By on September 25, 2009

Honda’s U3-X was designed more with robots in mind than humans. Can you tell?

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28 Comments on “What’s Wrong With This Picture: Name That South Park Episode Edition...”

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    was designed more with robots in mind than humans

    That’s what…

  • avatar

    hahaha, that’s funny.

    I wonder how fast it’ll go on the freeway?

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    This is better than walking how?

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    South Park: The Entity. Where Mr. Garrison gets fed up with waiting in line at the airport and instead invents his own alternative transportation.

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    Nothing. Why the backlash against this device? It would have greatly helped my father-in-law who walks with cane attend my daughter’s pep rally this morning. Much better than a Segway because he can sit, his back makes standing painful, as he moves and then use it a seat if he wants when he gets to the location. Granted he would probably want a bigger seat and more obvious controls, but I think it is a great start.

  • avatar

    It’s the “IT”!!!! but this one will work without going in and out of my butt and mouth right????

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    I understand they’re introducing a special “noise, vibration and harshness” edition to be sold at…ahem…adult retail outlets.

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    Too bad the “alternate transport” included a plastic phallus in the rear and mouth as the “control sticks” even though the controls were on the sides of the machine…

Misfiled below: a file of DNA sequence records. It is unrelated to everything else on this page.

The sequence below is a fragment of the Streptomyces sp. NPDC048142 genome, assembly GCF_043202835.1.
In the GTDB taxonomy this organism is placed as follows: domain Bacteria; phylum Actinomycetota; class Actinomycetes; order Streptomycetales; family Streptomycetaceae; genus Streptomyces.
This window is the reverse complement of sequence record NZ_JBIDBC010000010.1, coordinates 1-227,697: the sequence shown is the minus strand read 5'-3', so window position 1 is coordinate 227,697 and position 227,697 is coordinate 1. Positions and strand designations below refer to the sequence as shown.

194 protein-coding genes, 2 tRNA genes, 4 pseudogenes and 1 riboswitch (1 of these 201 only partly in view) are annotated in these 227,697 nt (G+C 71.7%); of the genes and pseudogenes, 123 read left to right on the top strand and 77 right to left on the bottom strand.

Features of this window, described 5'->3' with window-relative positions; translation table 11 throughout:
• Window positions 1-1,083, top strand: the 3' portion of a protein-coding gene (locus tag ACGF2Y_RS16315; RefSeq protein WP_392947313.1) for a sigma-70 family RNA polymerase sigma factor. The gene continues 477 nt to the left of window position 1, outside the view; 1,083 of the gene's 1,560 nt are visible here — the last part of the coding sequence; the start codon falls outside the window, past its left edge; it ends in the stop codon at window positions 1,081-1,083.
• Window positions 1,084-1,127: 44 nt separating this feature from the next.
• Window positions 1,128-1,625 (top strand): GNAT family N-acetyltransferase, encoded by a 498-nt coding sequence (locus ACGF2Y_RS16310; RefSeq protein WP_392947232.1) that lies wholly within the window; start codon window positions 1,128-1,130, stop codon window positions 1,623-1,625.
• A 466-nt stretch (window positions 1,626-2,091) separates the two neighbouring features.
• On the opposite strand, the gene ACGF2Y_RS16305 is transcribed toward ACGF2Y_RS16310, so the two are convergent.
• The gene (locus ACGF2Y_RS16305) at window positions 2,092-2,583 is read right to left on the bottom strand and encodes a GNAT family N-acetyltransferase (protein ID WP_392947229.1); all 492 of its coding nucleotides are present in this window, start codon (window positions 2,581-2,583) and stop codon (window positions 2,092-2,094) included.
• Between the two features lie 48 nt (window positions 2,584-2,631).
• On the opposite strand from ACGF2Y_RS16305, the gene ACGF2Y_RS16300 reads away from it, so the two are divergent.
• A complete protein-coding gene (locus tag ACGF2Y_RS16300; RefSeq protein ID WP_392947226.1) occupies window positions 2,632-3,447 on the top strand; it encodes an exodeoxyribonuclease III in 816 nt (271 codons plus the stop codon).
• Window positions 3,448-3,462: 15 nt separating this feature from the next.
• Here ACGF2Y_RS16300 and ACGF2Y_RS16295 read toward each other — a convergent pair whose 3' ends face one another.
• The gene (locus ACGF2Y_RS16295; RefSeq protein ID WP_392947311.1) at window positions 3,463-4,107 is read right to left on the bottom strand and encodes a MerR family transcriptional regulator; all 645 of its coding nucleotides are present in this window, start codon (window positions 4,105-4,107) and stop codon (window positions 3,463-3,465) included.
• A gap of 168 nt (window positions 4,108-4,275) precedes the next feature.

• avatar

    adult retail outlets

    hahahahahahahahahahahahahahahahahahahahshjklhuererkbjdhsgvsahsgbajahahahahhahaha ROFL

  • avatar

    I was all over trashing this when I first saw it too. As transportation, it’s stupid.

    However, as a technology demonstration is freakin’ amazing.

    How many wheeled things do you know that can go straight sideways from a standstill? How many single-legged things do you know that can stand up their own, and stay standing when you sit on them?

    I’m with you on the Segway silliness, and I really wish the Japanese would come up with better ways to showcase their technology (remember the stair-climbing self-powered girdle Honda showed last year?) but the technology in this thing is mind blowing.

  • avatar

    It would have greatly helped my father-in-law who walks with cane attend my daughter’s pep rally this morning

    Perhaps that’s the idea. I’d have to think the average Tokyo apartment is too small for a hoveround. So, with a large population of elderly living in a dense urban environment, this could be a good solution.

  • avatar
    John R

    I’m with jmo and skandar. It might not be ideal for transportation, but for people who have a hard time with basic mobility it might be an ideal way for them to get around their home.

    Also, RetardSparks is bang on. I wonder how scaleable this technology is. Remember the Audi from I, Robot?

  • avatar

    This thing is pretty cool. It’s not a big piece of crap like a seqway. Something small like this you could fold up and stow away easily.

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    I just showed the clip to the staff at the Honda shop where I work. You should have seen the jaws hit the floor. Especially the mechanics in service.

    Laugh all you want. While Toyota, Yamaha, etc. are inventing newer versions of the same old technology, Honda’s out there coming up with ideas that are completely off the wall . . . . . . and will probably be very useful about twenty years from now, once we catch up with the technology.

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    Didn’t the Jetsons have something like this? Or was is closer to the Segway?

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    What a marvel! Perhaps they can progressively strengthen the unit to tolerate the increasingly fat audience that can no longer walk down the hallway to the company fridge.

  • avatar
    Da Coyote